Tuesday, October 17, 2017

Cork To Scilly

Usually when we are cruising, we stop in a place, meet the locals, get the lay of the land, have an adventure or two, work on boat projects and then we're ready to go on to the next location.  Both Canada and Ireland left us wanting to explore where we were instead of moving on.  It was sad to start looking for a weather window for the 200nm passage to the UK.  Unfortunately, Ireland only allows US citizens to stay for 90 days, which would put us in the middle of winter.  We unsuccessfully tried to convince the Irish government to give us a long stay visa but our efforts were futile, so we were off to England.

We left Crosshaven on a beautiful Friday morning, against superstition (sailors believe it is bad luck to leave on a Friday).  Our plan was to see how timing played out when we were near the Isles of Scilly, about 40 miles south of Lands End, the southernmost tip of England.  If we could arrive in Falmouth in daylight, we would keep going past the Scilly's but if timing was off and we needed to either slow down or speed up to arrive during the day, and get the tide timed correctly, we would stop overnight at Hugh Town on St. Mary's, one of the Scilly Islands.

The wind was directly behind us which meant the two of us would need to pole out the jib and go wing-on-wing.  With the current behind us as well, and the wind over 25 knots, we were cruising.  At one point I saw 11.5 kts SOG (speed over ground).  Considering we usually average about 6kts, that was really fast for Terrapin!

By sunrise, we reached the traffic separation zones around the Isles of Scilly.  These are areas on the chart designated where there is so much traffic that cargo ships going in opposite directions are "spaced" - comparable to highway lanes on an interstate.  However, small, private boats, are only allowed to cross these zones at 90 degrees - images of the Atari game "Frogger" come to mind.  These lanes are very strict and managed closely.  Nevertheless, as we crossed the traffic separation zone it was clear we had gone too fast that in order to arrive at Falmouth in daylight, considering tides, we would have to slow the boat down quite a bit - or stop.  So, why not stop?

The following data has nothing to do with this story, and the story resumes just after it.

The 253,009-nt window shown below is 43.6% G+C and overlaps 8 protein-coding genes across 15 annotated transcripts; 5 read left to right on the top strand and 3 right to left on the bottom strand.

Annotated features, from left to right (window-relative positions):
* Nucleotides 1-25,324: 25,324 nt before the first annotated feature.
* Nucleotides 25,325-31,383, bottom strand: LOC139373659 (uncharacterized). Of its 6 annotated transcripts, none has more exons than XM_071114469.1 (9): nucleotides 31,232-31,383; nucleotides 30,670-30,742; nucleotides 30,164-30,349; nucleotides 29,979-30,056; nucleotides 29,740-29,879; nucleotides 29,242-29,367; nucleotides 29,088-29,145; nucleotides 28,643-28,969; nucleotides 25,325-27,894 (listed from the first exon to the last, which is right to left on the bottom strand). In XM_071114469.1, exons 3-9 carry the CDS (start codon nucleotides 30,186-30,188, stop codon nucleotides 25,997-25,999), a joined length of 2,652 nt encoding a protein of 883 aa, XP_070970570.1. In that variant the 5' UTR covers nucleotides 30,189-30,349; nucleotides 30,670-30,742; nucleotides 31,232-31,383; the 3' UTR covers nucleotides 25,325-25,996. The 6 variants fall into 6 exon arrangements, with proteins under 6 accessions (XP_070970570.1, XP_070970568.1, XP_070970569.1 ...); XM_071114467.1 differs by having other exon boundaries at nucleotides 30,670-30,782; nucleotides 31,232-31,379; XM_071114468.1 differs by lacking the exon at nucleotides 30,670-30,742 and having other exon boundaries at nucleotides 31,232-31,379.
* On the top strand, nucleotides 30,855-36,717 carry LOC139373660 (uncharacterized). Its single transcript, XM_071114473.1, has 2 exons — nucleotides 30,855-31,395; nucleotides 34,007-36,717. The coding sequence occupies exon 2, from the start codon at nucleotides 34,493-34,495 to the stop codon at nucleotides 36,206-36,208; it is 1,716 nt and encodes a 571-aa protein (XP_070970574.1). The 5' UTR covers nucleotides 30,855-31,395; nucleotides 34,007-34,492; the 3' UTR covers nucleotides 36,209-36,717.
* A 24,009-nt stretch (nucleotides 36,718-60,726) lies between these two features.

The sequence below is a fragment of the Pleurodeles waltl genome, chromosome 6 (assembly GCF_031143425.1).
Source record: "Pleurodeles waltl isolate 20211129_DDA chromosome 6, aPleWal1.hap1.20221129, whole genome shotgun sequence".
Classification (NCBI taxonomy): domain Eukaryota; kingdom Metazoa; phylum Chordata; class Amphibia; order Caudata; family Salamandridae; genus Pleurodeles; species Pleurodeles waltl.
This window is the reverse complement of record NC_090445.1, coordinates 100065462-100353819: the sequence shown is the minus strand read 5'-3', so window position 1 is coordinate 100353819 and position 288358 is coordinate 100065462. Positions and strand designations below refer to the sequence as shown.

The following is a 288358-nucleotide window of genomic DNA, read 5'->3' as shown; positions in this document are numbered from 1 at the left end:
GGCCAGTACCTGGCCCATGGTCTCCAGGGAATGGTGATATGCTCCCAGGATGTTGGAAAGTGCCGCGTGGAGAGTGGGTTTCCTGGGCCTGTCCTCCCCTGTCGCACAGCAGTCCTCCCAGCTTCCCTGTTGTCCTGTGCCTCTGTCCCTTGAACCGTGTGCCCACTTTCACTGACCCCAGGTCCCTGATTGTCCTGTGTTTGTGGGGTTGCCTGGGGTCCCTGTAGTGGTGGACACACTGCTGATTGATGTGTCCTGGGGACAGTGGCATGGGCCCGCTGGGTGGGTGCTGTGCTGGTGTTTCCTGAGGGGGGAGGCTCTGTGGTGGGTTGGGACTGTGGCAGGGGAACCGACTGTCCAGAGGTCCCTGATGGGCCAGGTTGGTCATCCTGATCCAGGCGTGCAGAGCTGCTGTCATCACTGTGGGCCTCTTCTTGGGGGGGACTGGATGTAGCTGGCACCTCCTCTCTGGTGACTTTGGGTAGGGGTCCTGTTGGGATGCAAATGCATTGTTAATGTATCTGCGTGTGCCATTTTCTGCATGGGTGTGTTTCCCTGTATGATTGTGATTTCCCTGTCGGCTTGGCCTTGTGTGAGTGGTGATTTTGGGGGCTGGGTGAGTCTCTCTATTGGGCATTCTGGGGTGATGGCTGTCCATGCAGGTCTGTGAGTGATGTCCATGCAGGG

We emailed the harbor master in St Mary's who advised us that we were welcome to pick up a green mooring ball.  We navigated our way into the harbor, found the green buoy and realized that the shackle we would moor to was ON the ball.  With 7' of freeboard, it would be hard for me to reach - and don't ye know it was blowing 25 kts (o'carse it was).  No problem, I picked up a nylon line to temporarily secure the boat and then together Baxter and I moored the line properly once the dinghy was in the water.

Since this was our first arrival in the UK on the boat, we contacted Customs to report our entry and declare that "yes, we have a dog on board".  We answered the appropriate questions, provided the requested information and three phone calls later, we were cleared in to the UK.  We took the dinghy down and we were off to shore for a celebratory pint!
Quick pit stop for diesel before heading out
Goodbye Ireland - we will be back soon!
Beautiful day for a sail
These oil rigs in the middle of the Celtic Sea kinda look like the Tivo Guy.
Sunrises never get old.  The wonder of what the day will bring is captivating
Wing-on-Wing.  We take the Spinnaker pole (the big metal pole that is horizontal on the left) and lower the top of it down the mast and then attach the bottom of it to the clew (end of the sail).  That keeps the headsail from slamming as the wind is behind the boat.  Then we move the boom (the white metal horizontal piece on the right that holds the mainsail) and move it to the opposite side of the headsail so as not to block the wind from the headsail.  That way, both sails are filled by the wind from behind.  The hard part with two people is attaching the spinnaker pole to the headsail, but it's manageable.

Traffic Separation Scheme
Geographical orientation of Isles of Scilly to Cork and Falmouth
Kala doesn't care what else happens in the world except that she goes for a dinghy ride, and the faster the better.  First time dinghy has been off the deck since we left Newfoundland in July.
Securely attached to the mooring in St Mary's, Isles of Scilly

No comments:

Post a Comment